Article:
Lougheed advocates a brief election campaign with no one allowed to run under party labels. Expenditures would be recorded and

strictly controlled, and the campaign would be conducted primarily through free television, radio and print advertising. The winners would be given a mandate to get the job done within six months. They would be paid at the same rate as MPs, but would not be eligible for pensions.

While their first meetings might be chaired by Commons Speaker John Fraser, Lougheed’s assumption is that leaders would emerge out of the group to shepherd the process through to completion, just as they did in last winter’s five constitutional weekends. “You lock them up until they’ve made a deal,” he says, “and the big advantage is that these people would be going into the negotiations with very little past baggage. The constituent assembly would be required to report to Parliament and the provincial legislatures within half a year of having been formed.”

The biggest problem with the idea is that Quebec has already indicated that it may not hold an election for delegates from that province. “My view is, you do it even if Quebec refuses to be part of the process,” Lougheed contends, “but maybe when the assembly’s leadership comes together they can figure out a way to negotiate with Quebec. I think that there will be a lot of Quebecers, who are neither die-hard Liberals nor members of the Parti Québécois, who will put pressure on the National Assembly to take part. If Bourassa doesn’t like the formal proposal that finally comes out of Ottawa and the other provincial capitals, he now only has the choice of independence. This would give him the option of waiting to see what might come out of a constituent assembly.”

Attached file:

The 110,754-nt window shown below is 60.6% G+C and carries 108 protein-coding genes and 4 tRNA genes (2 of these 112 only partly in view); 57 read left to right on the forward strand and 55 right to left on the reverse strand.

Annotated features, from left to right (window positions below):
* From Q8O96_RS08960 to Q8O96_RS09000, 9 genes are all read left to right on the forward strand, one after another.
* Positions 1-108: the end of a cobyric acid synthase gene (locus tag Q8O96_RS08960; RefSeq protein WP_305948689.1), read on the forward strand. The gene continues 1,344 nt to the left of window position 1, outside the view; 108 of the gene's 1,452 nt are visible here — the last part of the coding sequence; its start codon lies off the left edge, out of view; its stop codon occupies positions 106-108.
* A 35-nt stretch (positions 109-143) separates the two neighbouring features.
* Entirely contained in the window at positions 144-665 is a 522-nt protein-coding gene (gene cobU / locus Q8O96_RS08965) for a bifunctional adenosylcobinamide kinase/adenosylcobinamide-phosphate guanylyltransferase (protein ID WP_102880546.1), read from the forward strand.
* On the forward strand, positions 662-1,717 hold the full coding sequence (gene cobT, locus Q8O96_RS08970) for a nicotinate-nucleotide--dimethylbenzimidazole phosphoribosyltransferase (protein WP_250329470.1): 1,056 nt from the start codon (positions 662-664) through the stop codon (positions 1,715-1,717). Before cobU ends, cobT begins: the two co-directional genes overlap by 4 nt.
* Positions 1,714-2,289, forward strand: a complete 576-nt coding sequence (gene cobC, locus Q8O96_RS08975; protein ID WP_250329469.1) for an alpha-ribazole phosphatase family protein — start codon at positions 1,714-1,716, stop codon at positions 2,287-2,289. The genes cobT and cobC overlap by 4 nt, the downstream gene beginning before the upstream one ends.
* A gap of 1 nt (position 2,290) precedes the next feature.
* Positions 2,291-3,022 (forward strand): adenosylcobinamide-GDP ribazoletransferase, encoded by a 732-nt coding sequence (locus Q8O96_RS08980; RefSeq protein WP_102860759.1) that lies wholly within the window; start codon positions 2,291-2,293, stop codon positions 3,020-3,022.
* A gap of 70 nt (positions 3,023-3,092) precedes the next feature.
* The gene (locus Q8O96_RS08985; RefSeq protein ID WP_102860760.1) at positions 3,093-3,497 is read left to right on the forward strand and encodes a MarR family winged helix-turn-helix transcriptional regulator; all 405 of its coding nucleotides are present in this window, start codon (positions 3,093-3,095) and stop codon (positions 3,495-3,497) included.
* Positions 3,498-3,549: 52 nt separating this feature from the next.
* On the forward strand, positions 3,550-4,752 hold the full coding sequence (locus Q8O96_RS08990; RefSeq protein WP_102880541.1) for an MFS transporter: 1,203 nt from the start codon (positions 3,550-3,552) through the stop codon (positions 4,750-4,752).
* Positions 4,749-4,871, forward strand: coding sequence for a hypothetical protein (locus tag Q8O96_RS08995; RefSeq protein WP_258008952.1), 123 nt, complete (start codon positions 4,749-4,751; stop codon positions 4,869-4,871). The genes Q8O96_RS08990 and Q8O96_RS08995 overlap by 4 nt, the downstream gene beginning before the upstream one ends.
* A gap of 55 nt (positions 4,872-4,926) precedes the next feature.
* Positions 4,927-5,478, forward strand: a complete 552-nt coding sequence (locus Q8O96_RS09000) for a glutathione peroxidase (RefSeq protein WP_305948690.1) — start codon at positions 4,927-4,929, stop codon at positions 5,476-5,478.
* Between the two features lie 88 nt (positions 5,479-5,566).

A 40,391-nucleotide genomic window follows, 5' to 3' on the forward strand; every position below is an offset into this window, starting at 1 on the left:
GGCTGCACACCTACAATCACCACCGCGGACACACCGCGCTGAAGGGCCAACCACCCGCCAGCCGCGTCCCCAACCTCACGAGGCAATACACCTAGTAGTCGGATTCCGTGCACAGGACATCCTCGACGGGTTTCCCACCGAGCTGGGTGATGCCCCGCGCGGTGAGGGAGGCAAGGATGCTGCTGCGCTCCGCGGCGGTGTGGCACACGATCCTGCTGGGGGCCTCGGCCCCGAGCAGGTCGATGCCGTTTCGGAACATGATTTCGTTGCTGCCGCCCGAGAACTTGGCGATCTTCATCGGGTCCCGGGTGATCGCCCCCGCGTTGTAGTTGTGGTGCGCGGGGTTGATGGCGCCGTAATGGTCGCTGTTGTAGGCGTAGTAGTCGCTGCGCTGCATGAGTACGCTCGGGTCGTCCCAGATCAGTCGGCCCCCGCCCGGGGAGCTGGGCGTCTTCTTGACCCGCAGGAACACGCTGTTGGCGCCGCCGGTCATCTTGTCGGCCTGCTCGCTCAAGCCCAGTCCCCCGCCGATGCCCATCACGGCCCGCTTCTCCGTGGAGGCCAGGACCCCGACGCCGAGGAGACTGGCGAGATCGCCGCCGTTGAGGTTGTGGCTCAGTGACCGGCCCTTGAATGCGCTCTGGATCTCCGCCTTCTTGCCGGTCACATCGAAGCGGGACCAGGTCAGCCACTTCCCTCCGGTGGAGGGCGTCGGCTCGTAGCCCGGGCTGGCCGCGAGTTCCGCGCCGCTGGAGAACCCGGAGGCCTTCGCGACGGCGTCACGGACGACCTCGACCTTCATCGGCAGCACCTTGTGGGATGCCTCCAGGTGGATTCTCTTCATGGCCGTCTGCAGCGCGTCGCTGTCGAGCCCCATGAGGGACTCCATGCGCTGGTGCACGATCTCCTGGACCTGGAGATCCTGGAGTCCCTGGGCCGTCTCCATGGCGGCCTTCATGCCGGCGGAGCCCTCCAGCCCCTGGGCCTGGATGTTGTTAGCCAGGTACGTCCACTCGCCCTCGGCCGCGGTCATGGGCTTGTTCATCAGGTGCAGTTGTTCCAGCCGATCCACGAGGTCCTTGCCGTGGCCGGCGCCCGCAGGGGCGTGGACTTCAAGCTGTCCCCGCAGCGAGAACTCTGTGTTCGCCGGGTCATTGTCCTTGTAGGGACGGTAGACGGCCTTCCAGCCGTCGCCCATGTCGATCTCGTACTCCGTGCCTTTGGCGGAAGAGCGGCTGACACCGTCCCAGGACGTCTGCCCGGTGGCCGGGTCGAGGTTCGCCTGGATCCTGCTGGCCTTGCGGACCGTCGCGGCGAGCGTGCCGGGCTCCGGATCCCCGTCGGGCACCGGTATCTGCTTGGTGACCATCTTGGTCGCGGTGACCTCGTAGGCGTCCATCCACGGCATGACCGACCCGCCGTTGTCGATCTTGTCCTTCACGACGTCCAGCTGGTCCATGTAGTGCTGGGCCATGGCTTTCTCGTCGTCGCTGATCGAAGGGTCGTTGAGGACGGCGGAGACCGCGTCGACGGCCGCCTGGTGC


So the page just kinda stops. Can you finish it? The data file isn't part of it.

The most complicated—and most important—part of Lougheed’s constitutional initiative would be ratification of the new constitution drafted by the assembly. Lougheed’s idea is that if the majority of a province’s assembly delegates approve the recommendations, then that provincial legislature would also be required to ratify them. After that, the new constitution would be presented to the federal Parliament for its approval. The House of Commons and Senate in turn would then have to ratify any agreement passed by a sufficient majority of provincial legislatures.

Its critics claim that a constituent assembly sets up a parallel government that might permanently undermine the legitimacy of the existing political system. It’s a valid point, because having once bypassed Parliament to resolve an issue that elected representatives were unable to deal with, it may be difficult for Canadians to recapture their faith in current political institutions.

Set against that worry by constitutional purists is the fact that this country is at the brink of dissolution. If the current winds of despair and dissension are allowed to blow themselves out, there will be no Canada as we have known and loved it for 125 years. Any legitimate means of preventing that catastrophe must be attempted.

Peter Lougheed’s plan for a constituent assembly isn’t perfect. But it may be the best hope we’ve got.